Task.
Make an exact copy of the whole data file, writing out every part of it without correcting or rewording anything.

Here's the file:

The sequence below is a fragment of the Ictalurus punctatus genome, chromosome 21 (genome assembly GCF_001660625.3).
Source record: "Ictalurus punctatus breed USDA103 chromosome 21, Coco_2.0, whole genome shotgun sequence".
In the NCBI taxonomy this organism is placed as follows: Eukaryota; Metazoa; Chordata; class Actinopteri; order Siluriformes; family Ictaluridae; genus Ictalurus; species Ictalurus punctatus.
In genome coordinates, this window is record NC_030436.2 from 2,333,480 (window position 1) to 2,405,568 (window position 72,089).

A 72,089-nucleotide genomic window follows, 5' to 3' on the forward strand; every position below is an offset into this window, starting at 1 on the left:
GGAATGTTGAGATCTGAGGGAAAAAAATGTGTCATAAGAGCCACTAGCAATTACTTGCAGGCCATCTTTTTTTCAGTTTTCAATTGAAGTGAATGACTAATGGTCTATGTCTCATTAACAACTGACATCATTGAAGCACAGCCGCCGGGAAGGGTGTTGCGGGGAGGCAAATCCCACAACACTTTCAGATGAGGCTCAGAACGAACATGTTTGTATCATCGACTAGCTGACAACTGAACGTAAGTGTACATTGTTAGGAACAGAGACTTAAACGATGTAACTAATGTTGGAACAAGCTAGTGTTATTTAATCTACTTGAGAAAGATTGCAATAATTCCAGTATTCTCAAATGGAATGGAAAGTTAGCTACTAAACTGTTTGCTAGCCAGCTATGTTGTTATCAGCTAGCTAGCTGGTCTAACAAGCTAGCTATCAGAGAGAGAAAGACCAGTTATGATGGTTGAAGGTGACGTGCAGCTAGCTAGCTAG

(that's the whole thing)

The sequence below is a fragment of the Ictalurus punctatus genome, chromosome 21 (genome assembly GCF_001660625.3).
Source record: "Ictalurus punctatus breed USDA103 chromosome 21, Coco_2.0, whole genome shotgun sequence".
In the NCBI taxonomy this organism is placed as follows: Eukaryota; Metazoa; Chordata; class Actinopteri; order Siluriformes; family Ictaluridae; genus Ictalurus; species Ictalurus punctatus.
In genome coordinates, this window is record NC_030436.2 from 2,333,480 (window position 1) to 2,405,568 (window position 72,089).

A 72,089-nucleotide genomic window follows, 5' to 3' on the forward strand; every position below is an offset into this window, starting at 1 on the left:
GGAATGTTGAGATCTGAGGGAAAAAAATGTGTCATAAGAGCCACTAGCAATTACTTGCAGGCCATCTTTTTTTCAGTTTTCAATTGAAGTGAATGACTAATGGTCTATGTCTCATTAACAACTGACATCATTGAAGCACAGCCGCCGGGAAGGGTGTTGCGGGGAGGCAAATCCCACAACACTTTCAGATGAGGCTCAGAACGAACATGTTTGTATCATCGACTAGCTGACAACTGAACGTAAGTGTACATTGTTAGGAACAGAGACTTAAACGATGTAACTAATGTTGGAACAAGCTAGTGTTATTTAATCTACTTGAGAAAGATTGCAATAATTCCAGTATTCTCAAATGGAATGGAAAGTTAGCTACTAAACTGTTTGCTAGCCAGCTATGTTGTTATCAGCTAGCTAGCTGGTCTAACAAGCTAGCTATCAGAGAGAGAAAGACCAGTTATGATGGTTGAAGGTGACGTGCAGCTAGCTAGCTAG